For our last day with Very Last First Time, we concentrated on language arts. Alex acted out the story as I read, which gave us a great opportunity to focus on some of the vivid and less-familiar action vocabulary in the book. What exactly was Eva doing when she pried mussels from the rock or heaved at the ice? It’s easy to skip past those words without wondering what they mean beyond the approximation you get from context – but not when you’re having to act them out. This is a Five in a Row technique that I really appreciate.
I wanted to see if she could tell a story about her first time doing something. She said she couldn’t remember any of her first times, which I suppose is reasonable for a five-year-old who hasn’t had very many dramatic experiences. Together we considered and rejected several topic ideas, such as her first visit to Colonial Williamsburg and her recent experience with a significant speaking role in a church service. She settled on her first time reading a chapter book. I helped with a few of the details (my record book gave the date, and I was also able to remind her where the book came from) and she dictated her story. For the record, I don’t remember it happening quite this way:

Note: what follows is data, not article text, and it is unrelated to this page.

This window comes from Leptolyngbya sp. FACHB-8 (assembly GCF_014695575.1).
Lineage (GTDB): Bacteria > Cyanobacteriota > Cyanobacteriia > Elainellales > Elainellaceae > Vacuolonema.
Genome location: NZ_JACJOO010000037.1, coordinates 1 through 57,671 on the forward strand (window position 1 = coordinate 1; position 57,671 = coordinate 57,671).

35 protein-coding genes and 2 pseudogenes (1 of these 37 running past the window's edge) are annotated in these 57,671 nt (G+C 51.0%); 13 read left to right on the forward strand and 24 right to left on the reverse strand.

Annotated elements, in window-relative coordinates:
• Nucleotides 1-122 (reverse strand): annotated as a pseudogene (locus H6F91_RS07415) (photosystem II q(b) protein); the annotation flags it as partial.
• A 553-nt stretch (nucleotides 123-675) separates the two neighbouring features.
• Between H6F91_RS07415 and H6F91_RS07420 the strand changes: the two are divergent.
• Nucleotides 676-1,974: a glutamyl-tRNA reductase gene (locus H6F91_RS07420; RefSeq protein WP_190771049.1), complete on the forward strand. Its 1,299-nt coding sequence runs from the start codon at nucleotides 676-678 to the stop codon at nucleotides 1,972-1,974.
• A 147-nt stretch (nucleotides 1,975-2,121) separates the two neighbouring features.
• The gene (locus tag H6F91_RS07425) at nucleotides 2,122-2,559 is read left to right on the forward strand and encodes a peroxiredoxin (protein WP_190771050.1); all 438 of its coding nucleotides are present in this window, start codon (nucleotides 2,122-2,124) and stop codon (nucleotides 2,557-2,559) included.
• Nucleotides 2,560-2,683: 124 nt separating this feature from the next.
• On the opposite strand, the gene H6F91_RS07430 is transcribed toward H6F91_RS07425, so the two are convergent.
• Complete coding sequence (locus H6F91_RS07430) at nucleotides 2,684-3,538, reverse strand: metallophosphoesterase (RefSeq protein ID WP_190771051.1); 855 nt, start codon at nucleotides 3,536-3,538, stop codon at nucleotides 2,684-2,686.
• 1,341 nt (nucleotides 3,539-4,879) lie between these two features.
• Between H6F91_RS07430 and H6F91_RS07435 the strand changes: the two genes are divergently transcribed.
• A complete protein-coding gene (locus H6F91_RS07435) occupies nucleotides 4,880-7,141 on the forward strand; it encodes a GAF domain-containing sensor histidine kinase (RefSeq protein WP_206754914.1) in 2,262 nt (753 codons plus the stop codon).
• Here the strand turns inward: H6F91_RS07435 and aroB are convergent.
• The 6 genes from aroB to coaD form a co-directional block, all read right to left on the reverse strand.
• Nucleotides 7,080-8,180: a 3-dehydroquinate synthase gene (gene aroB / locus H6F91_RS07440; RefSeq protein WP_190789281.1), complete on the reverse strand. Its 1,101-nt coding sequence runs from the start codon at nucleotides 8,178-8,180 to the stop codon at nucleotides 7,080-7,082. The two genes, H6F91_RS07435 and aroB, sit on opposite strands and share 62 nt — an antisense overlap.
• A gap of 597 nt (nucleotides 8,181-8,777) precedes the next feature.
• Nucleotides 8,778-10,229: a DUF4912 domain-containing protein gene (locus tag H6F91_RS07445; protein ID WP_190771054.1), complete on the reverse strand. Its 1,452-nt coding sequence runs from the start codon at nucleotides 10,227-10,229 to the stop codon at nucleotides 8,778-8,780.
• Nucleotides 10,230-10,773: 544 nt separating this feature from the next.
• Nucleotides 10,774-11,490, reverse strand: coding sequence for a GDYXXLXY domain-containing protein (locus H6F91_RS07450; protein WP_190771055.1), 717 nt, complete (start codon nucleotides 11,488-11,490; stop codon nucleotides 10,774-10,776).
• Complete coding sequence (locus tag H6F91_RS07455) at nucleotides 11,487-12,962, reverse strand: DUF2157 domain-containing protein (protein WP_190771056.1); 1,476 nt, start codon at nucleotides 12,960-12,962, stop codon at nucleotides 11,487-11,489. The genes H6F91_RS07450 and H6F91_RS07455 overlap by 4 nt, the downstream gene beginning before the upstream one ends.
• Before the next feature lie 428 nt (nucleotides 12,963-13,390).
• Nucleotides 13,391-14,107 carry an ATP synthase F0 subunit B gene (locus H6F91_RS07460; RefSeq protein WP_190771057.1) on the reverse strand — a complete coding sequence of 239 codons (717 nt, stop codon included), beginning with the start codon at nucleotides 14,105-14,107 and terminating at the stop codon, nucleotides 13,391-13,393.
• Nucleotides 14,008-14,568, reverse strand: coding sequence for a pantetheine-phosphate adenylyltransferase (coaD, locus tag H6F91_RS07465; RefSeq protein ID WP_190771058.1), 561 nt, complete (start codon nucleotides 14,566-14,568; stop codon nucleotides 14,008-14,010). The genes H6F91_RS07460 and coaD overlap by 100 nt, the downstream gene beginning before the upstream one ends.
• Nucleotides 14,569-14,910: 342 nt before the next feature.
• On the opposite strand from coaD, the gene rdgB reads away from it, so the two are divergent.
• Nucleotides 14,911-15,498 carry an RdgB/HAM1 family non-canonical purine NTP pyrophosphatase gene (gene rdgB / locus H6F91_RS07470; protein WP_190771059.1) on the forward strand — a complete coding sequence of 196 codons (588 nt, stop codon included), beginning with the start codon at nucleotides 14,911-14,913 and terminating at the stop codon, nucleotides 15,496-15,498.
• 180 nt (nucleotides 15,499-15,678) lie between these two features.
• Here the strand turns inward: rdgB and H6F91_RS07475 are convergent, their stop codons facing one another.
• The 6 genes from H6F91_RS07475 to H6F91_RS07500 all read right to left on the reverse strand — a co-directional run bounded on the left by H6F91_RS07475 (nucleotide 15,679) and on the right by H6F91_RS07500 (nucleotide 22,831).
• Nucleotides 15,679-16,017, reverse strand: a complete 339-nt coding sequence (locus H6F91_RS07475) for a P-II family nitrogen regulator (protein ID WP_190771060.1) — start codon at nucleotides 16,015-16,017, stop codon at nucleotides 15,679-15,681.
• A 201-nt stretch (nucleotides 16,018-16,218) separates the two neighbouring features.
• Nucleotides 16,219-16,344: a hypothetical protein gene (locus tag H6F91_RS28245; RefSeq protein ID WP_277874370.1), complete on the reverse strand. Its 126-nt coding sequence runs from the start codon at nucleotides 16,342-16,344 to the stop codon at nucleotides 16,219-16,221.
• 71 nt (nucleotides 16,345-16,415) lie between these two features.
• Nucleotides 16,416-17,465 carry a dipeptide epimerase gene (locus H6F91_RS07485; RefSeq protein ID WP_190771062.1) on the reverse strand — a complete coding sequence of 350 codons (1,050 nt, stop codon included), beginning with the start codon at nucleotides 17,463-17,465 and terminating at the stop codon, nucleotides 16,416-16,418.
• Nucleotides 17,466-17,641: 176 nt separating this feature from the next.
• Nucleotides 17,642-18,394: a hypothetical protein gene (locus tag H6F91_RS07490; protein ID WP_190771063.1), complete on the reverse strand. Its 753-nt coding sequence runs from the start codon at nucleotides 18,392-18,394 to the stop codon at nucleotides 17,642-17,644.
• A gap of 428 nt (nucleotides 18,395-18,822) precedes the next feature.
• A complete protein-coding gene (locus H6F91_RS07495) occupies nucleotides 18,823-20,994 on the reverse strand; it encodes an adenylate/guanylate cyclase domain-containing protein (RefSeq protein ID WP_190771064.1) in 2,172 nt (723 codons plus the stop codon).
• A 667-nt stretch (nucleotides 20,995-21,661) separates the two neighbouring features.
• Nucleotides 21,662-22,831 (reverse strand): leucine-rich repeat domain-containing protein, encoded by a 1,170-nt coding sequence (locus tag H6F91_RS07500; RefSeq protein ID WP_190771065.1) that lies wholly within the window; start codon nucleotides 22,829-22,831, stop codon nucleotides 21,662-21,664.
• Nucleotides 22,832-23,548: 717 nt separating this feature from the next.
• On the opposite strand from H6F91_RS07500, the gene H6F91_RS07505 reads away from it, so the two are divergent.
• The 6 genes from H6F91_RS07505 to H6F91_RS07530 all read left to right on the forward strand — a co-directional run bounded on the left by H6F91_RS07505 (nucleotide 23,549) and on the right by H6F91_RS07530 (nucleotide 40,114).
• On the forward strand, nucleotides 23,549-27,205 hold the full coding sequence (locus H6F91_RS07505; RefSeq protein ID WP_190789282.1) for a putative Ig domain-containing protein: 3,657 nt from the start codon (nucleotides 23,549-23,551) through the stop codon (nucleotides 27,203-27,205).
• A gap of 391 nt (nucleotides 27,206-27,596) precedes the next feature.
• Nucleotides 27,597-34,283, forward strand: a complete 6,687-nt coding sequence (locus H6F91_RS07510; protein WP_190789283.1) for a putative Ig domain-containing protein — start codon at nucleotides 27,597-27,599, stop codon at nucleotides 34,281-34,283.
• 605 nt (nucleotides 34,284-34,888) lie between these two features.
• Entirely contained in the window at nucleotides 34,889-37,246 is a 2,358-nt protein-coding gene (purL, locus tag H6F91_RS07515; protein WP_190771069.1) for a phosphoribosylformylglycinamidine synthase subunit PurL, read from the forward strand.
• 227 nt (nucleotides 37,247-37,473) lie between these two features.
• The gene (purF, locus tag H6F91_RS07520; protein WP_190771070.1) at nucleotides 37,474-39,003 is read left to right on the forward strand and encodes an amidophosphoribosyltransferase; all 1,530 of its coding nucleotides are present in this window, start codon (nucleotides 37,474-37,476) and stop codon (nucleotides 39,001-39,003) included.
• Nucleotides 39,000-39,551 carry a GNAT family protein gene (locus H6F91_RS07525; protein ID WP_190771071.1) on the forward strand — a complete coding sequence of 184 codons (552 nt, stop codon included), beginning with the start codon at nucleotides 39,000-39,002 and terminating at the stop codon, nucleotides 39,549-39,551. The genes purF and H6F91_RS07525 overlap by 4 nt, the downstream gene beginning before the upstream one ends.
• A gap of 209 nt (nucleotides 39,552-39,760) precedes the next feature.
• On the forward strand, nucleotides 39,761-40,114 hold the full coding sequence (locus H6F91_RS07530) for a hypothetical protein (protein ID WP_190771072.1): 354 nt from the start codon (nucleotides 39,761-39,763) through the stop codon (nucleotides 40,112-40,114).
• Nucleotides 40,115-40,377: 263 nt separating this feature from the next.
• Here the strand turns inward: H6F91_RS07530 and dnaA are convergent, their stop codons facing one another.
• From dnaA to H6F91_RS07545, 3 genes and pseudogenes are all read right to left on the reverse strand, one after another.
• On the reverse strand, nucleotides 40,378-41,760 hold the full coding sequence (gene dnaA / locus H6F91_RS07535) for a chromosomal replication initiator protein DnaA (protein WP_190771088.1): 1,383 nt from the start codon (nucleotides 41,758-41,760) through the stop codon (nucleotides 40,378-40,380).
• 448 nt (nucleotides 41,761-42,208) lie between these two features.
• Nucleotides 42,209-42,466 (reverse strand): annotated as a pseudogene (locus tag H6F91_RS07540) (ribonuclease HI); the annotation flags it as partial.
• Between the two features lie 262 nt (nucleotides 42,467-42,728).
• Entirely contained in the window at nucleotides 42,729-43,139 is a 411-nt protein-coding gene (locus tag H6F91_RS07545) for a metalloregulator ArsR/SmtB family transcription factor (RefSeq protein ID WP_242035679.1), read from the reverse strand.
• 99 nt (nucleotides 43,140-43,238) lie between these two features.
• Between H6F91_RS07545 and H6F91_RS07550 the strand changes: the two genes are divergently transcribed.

It was a Saturday afternoon in the fall of 2010. I was shopping with my mom in the thrift shop.
My mom said, “Oh, I’ve been looking for these books ever since you started reading!”
I said, “Why, Mom?”
Then she said, “I thought you would really like them.”
I thought, “I have never read a chapter book before. Which is the first one?”
She held up Dinosaurs Before Dark and said “This one.”
I said, “Which is the second one?”
“The Knight at Dawn.”
So I told Mom, “I can’t read a chapter book, I’m not a grownup yet!”
And she said, “You have to learn! Practice makes perfect! You can’t just read easy-peasy double-easy words like in Amanda Pig and the Really Hot Day.”
I felt like, “Well, now she’s gone wild.”
When we came home, I picked it up and started reading to her like crazy. It seemed to be super-hard at the start, but then it got easier and easier, and easier, and peasier. Then it got double-easy. And the further I went, the easier it got. Until I was finished with Dinosaurs Before Dark.
I picked up the Knight at Dawn, but Mom said, “No, we are done with reading time.” But I begged and begged until she finally let me read it.
When we were finished, I said, “Just one more chapter?”
From then on, I loved reading.